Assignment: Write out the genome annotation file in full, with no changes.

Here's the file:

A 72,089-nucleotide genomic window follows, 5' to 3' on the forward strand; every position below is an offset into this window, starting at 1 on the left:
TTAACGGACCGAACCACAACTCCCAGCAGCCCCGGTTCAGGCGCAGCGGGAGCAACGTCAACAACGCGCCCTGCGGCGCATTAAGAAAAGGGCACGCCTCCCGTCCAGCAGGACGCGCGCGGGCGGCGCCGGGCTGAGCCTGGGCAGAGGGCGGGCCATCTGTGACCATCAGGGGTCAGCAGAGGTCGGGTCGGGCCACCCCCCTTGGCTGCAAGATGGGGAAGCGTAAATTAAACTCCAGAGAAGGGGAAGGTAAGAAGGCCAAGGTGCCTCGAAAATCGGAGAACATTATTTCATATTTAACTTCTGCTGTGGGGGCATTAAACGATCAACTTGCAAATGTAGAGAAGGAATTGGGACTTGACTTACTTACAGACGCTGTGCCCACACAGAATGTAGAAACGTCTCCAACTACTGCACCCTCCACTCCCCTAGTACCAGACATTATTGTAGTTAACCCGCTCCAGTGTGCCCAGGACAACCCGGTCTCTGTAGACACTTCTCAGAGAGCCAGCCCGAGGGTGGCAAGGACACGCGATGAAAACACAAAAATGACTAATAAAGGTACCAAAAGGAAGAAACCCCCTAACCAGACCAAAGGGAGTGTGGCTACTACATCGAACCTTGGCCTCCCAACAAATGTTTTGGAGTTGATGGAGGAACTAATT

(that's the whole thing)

A 72,089-nucleotide genomic window follows, 5' to 3' on the forward strand; every position below is an offset into this window, starting at 1 on the left:
TTAACGGACCGAACCACAACTCCCAGCAGCCCCGGTTCAGGCGCAGCGGGAGCAACGTCAACAACGCGCCCTGCGGCGCATTAAGAAAAGGGCACGCCTCCCGTCCAGCAGGACGCGCGCGGGCGGCGCCGGGCTGAGCCTGGGCAGAGGGCGGGCCATCTGTGACCATCAGGGGTCAGCAGAGGTCGGGTCGGGCCACCCCCCTTGGCTGCAAGATGGGGAAGCGTAAATTAAACTCCAGAGAAGGGGAAGGTAAGAAGGCCAAGGTGCCTCGAAAATCGGAGAACATTATTTCATATTTAACTTCTGCTGTGGGGGCATTAAACGATCAACTTGCAAATGTAGAGAAGGAATTGGGACTTGACTTACTTACAGACGCTGTGCCCACACAGAATGTAGAAACGTCTCCAACTACTGCACCCTCCACTCCCCTAGTACCAGACATTATTGTAGTTAACCCGCTCCAGTGTGCCCAGGACAACCCGGTCTCTGTAGACACTTCTCAGAGAGCCAGCCCGAGGGTGGCAAGGACACGCGATGAAAACACAAAAATGACTAATAAAGGTACCAAAAGGAAGAAACCCCCTAACCAGACCAAAGGGAGTGTGGCTACTACATCGAACCTTGGCCTCCCAACAAATGTTTTGGAGTTGATGGAGGAACTAATT